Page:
KEYNOTE SPEECH: JACOB P. WALETZKY MEMORIAL AWARD RECIPIENT
Timothy P. Condon, Ph.D., Deputy Director, NIDA
Robert Malenka, M.D., Ph.D., Chair of the 2005 Jacob P. Waletzky
Memorial Award Selection Committee, SfN
Established in 2003, the Society for Neuroscience Jacob P. Waletzky Memorial Award is given for innovative research in drug addiction and alcoholism. This year’s award recipient was William A. Carlezon Jr., Ph.D.
Experience-Dependent Alterations in the Function of Brain Reward Systems:
The Role of CREB
William A. Carlezon Jr., Ph.D.
Drugs of abuse and stress each have profound effects on the NAc, including enhanced activation of CREB. We examined the consequences of altering CREB function and one of its targets (dynorphin, an endogenous opioid that acts at kappa receptors in the brain) on complex behavior, and found that elevations of CREB function within the NAc reduce the rewarding effects of cocaine, sucrose, and hypothalamic brain stimulation. Conversely, reductions in CREB activity within the NAc increase the rewarding effects of cocaine and morphine, and produce antidepressant-like effects. This pattern of behavioral effects can be attributed to changes in the expression of a single CREB-regulated protein: dynorphin.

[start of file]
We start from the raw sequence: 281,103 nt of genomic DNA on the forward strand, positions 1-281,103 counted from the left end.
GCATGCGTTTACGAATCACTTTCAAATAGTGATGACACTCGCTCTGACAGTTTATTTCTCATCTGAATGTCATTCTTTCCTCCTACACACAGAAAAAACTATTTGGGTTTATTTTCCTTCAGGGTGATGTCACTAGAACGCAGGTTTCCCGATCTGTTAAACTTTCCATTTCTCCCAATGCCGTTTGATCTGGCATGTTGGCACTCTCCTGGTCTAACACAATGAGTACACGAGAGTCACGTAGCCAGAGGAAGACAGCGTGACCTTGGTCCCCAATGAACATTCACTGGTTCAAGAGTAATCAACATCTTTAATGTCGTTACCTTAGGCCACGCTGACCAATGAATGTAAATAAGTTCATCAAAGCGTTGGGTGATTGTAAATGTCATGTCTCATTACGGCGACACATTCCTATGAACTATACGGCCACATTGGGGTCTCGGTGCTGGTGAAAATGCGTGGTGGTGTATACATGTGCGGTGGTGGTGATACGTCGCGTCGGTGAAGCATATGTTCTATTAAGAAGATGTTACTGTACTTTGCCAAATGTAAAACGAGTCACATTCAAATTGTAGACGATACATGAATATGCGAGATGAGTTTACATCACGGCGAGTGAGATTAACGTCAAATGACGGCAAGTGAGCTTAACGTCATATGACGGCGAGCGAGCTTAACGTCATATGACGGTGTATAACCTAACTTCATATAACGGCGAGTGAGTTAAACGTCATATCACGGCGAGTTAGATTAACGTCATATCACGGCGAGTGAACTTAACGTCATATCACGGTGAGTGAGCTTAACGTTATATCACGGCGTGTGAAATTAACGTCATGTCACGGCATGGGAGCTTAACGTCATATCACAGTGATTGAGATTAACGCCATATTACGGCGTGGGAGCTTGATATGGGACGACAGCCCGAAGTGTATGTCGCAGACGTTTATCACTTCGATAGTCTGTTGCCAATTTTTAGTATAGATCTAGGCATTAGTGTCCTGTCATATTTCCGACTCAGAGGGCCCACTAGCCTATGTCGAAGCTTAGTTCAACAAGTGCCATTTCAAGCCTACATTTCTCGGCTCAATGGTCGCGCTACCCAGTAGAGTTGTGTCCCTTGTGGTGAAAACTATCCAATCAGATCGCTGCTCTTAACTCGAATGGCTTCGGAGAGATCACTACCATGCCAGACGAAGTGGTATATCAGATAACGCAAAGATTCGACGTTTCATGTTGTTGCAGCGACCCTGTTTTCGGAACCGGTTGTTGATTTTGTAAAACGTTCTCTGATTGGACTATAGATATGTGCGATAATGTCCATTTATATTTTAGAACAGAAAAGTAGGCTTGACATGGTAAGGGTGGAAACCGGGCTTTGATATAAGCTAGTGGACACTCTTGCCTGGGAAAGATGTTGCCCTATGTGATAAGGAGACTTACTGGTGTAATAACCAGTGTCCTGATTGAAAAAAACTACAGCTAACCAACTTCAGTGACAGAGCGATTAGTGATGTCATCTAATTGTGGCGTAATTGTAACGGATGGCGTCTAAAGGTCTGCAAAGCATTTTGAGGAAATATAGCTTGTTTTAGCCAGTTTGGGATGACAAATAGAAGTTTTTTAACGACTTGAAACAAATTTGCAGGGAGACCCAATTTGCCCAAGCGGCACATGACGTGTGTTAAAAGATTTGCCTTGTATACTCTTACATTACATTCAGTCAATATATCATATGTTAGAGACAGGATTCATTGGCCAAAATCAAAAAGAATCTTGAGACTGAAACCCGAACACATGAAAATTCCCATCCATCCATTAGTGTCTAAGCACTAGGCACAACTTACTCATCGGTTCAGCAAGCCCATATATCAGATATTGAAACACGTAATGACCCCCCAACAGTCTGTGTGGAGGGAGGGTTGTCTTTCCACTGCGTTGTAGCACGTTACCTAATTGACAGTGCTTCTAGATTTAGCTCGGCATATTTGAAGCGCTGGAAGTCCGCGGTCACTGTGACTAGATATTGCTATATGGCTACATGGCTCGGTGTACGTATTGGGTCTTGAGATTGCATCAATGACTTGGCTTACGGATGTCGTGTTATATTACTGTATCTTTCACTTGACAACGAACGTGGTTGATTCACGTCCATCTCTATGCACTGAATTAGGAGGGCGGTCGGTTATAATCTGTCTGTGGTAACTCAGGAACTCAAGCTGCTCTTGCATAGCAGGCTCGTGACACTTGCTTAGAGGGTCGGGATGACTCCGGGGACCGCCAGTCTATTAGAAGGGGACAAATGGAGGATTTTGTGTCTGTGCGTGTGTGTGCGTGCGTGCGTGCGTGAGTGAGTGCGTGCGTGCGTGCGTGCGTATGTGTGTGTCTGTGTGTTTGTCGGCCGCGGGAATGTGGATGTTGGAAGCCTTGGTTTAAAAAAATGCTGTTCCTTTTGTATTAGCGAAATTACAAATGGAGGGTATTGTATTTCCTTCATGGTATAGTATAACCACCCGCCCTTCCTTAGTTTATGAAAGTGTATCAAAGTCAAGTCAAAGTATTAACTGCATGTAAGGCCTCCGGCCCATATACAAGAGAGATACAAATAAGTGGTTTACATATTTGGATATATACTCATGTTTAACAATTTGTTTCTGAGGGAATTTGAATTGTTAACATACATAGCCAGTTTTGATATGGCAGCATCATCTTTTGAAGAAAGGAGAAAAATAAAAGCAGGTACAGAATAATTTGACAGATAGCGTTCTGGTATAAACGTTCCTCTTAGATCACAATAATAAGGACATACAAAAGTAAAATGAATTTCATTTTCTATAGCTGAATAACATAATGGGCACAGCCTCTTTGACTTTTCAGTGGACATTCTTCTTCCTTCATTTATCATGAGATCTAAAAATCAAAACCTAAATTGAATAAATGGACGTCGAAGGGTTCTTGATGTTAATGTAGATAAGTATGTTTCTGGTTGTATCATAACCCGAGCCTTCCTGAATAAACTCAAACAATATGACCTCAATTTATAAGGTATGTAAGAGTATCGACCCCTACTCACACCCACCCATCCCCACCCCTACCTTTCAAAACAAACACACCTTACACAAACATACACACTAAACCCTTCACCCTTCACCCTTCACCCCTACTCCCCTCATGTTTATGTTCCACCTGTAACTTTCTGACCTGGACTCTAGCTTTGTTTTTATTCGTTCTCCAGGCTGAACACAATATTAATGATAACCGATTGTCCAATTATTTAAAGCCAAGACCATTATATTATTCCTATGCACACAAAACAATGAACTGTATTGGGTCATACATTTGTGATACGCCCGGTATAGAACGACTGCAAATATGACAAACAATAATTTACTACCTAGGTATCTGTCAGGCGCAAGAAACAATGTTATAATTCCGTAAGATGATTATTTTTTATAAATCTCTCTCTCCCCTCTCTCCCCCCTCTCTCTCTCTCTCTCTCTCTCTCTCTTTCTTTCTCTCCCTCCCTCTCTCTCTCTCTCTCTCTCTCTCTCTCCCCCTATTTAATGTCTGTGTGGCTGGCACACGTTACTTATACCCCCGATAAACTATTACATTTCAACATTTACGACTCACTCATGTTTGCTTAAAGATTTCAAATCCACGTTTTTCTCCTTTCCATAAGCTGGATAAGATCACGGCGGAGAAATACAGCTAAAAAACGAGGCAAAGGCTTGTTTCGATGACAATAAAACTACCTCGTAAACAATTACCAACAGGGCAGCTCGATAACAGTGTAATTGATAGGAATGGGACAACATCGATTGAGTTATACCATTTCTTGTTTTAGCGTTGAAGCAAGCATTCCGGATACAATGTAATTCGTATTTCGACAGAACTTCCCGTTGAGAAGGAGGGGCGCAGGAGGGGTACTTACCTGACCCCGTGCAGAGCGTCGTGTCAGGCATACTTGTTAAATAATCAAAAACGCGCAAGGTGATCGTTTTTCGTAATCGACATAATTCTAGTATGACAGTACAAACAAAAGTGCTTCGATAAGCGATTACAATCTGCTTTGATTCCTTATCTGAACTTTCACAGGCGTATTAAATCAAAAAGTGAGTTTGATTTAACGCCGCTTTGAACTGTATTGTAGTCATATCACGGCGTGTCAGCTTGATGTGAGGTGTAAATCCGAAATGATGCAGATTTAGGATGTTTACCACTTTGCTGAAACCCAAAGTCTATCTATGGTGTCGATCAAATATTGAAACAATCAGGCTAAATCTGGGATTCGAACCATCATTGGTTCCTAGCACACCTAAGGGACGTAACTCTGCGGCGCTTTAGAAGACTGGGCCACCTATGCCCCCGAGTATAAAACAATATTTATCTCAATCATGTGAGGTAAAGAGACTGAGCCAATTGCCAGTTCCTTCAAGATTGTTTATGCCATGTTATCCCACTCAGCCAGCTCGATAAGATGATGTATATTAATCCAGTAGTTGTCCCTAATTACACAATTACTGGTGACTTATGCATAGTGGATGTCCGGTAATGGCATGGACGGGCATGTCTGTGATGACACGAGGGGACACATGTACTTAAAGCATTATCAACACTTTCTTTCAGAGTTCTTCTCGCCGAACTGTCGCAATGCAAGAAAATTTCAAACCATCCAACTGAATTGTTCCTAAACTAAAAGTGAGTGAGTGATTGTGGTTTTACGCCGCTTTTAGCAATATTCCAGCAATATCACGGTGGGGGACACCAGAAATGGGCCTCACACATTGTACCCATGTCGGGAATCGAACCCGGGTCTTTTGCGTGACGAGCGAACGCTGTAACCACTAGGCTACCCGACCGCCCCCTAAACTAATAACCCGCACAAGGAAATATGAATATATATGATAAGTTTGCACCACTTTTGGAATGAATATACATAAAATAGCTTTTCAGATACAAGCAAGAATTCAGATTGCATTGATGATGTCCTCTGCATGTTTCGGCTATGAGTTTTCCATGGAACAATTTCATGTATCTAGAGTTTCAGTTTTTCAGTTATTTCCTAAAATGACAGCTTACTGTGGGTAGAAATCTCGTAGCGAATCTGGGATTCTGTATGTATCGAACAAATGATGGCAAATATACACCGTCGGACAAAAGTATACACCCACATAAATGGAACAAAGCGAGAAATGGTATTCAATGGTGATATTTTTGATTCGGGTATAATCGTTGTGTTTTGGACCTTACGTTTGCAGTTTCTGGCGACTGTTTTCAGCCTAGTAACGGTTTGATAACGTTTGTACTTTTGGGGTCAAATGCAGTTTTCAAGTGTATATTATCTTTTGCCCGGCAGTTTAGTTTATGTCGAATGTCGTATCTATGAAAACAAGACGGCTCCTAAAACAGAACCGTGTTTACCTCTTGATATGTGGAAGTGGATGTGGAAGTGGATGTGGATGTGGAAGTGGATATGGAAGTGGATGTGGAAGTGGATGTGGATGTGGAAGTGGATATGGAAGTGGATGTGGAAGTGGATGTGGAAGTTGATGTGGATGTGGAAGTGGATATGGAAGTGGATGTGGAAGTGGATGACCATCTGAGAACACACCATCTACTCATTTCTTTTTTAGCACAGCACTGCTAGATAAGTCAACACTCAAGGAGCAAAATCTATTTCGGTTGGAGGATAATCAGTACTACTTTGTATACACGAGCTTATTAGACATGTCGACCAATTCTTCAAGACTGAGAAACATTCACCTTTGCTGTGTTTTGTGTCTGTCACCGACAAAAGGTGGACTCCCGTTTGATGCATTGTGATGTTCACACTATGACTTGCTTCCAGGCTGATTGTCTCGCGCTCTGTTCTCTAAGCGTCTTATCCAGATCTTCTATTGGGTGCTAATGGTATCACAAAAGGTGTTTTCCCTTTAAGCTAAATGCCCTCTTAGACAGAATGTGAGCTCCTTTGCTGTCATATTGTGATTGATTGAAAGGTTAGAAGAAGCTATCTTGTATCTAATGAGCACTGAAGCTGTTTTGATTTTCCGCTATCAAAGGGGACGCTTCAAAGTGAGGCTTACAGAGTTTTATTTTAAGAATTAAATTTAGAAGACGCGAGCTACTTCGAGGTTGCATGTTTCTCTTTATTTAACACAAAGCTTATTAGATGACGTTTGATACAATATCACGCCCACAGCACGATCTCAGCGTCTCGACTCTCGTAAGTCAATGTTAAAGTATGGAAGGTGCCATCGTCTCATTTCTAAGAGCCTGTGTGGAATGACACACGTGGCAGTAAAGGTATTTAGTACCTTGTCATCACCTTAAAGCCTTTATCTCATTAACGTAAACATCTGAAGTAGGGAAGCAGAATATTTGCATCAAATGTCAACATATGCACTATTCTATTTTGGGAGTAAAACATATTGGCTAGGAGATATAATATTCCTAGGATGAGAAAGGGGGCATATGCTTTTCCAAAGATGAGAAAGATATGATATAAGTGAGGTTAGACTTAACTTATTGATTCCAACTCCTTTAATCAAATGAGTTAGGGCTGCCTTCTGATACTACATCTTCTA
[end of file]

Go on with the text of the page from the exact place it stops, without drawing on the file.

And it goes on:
Administration of kappa-selective agonists produces effects that are qualitatively similar to those produced by increased CREB function in the NAc. Many of these same effects are produced by microinjections of the kappa-selective agonists directly into the NAc, suggesting that dynorphin-mediated activation of kappa-receptors in this region triggers depressive-like effects. In contrast, kappa-selective antagonists produce an antidepressant-like phenotype resembling that seen in animals with disrupted CREB function in the NAc. These findings indicate that a biologically important consequence of drug- or stress-induced activation of CREB within the NAc is increased transcription of dynorphin, which triggers certain features of depression. The fact that stress and drugs trigger common molecular cascades in the NAc may contribute to the high incidence of co-morbidity of addiction and depressive conditions in humans. A better understanding of these cascades will lead to improved treatments for addiction and other psychiatric conditions.